Calif. Justices Skeptical Non-Residents Can Sue Bristol-Myers

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By Martina Barash

June 2 — Can non-Californian plaintiffs sue Bristol-Myers Squibb Co. over alleged injuries from the blood-thinner Plavix in a California court ( Bristol-Myers Squibb Co. v. Super. Ct. (Anderson), Cal., No. S221038, oral argument 6/2/16 )?

Justices of the California Supreme Court appeared skeptical of arguments by an attorney for the plaintiffs that the drugmaker's “nationwide marketing scheme” for Plavix or its relationship with a California-based national distributor supplied the necessary connection.

But some of the justices at the June 2 oral argument also questioned a Bristol-Myers Squibb attorney's reasons why jurisdiction over the company in this situation would be unfair.

Two types of personal jurisdiction are at issue in the case: general, or all-purpose, jurisdiction; and specific jurisdiction (43 PSLR 647, 5/18/15).

General jurisdiction applies when a defendant is incorporated or headquartered in the state. Specific jurisdiction can be asserted when the defendant's activities in the state give rise to the claims.

Bristol-Myers Squibb has its headquarters in New York and is incorporated in Delaware.

Sliding Scale

Much of the discussion focused on specific jurisdiction, governed in California not only by U.S. Supreme Court cases but also by state caselaw utilizing a “sliding scale” for the necessary level of contact with the state and the relation of the claims to the state.

The higher the level of contact, the less plaintiffs must show the degree of relatedness, plaintiffs' attorney Stuart B. Esner of Esner Chang & Boyer in Pasadena, Calif., told the court. Here, he argued, Bristol-Myers Squibb had a great deal of contact with California.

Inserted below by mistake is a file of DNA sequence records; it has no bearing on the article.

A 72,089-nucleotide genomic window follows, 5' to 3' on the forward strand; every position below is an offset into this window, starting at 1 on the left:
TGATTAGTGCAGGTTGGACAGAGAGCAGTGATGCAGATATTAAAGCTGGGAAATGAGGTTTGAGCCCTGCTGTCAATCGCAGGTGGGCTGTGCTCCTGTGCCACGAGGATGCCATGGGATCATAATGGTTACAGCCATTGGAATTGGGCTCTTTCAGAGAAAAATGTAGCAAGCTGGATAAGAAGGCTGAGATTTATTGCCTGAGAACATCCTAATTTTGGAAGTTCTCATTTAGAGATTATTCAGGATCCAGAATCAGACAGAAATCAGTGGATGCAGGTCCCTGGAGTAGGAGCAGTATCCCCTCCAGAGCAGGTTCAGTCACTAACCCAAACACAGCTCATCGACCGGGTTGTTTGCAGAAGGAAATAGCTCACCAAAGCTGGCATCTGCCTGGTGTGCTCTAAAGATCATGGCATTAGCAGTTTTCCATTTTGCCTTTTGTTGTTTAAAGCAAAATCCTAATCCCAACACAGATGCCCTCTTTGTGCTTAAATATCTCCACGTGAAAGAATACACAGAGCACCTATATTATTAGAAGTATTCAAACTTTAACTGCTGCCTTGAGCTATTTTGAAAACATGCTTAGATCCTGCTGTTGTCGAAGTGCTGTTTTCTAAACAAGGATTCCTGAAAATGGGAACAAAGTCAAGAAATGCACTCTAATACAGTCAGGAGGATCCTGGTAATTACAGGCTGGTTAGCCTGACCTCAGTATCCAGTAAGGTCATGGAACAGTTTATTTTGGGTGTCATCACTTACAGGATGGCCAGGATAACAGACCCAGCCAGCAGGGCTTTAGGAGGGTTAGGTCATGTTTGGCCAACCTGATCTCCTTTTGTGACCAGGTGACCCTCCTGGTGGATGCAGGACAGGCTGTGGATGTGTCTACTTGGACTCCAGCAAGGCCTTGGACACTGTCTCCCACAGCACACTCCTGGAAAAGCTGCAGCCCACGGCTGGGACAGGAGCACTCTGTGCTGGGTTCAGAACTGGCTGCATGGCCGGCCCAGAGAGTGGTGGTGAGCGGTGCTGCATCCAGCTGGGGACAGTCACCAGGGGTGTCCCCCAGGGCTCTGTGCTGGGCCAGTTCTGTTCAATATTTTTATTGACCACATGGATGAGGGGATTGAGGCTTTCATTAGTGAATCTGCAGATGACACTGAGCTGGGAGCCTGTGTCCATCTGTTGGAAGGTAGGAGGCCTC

But wouldn't a nationwide business always be subject to suit in California, one of the justices wondered.

Has the relatedness inquiry “eroded to the vanishing point?” another justice asked.

Proportionality

Anand Agneshwar, arguing for Bristol-Myers Squibb, focused on a “proportionality” concern.

About 10 percent of the U.S. population is in California, but under the plaintiffs' theory, the company would be answerable in California courts for 100 percent of worldwide claims, Agneshwar, with Arnold & Porter LLP in New York, said.

But some of the justices found this puzzling. Is proportionality a due-process notion in the sense that it violates the notion of fair play? What's the additional burden of adding the out-of-state plaintiffs to the Plavix suit, which also has California plaintiffs?

All-Purpose Jurisdiction

General jurisdiction, the subject of a thorough U.S. Supreme Court decision, Daimler AG v. Bauman, 2014 BL 9151 134 S. Ct. 746 (U.S. 2014), only came up in passing.

Esner said he read Daimler, which many view as severely curtailing all-purpose jurisdiction, (44 PSLR 65, 1/18/16) as “reinforcing the vitality of specific jurisdiction.”

Agneshwar cautioned the court not to conflate the two types of jurisdiction.

One justice asked him about the sliding scale. He responded, “If state-specific contact goes down to zero, I don't think that flies after Daimler.”

To contact the reporter on this story: Martina S. Barash in Washington at mbarash@bna.com

To contact the editor responsible for this story: Steven Patrick at spatrick@bna.com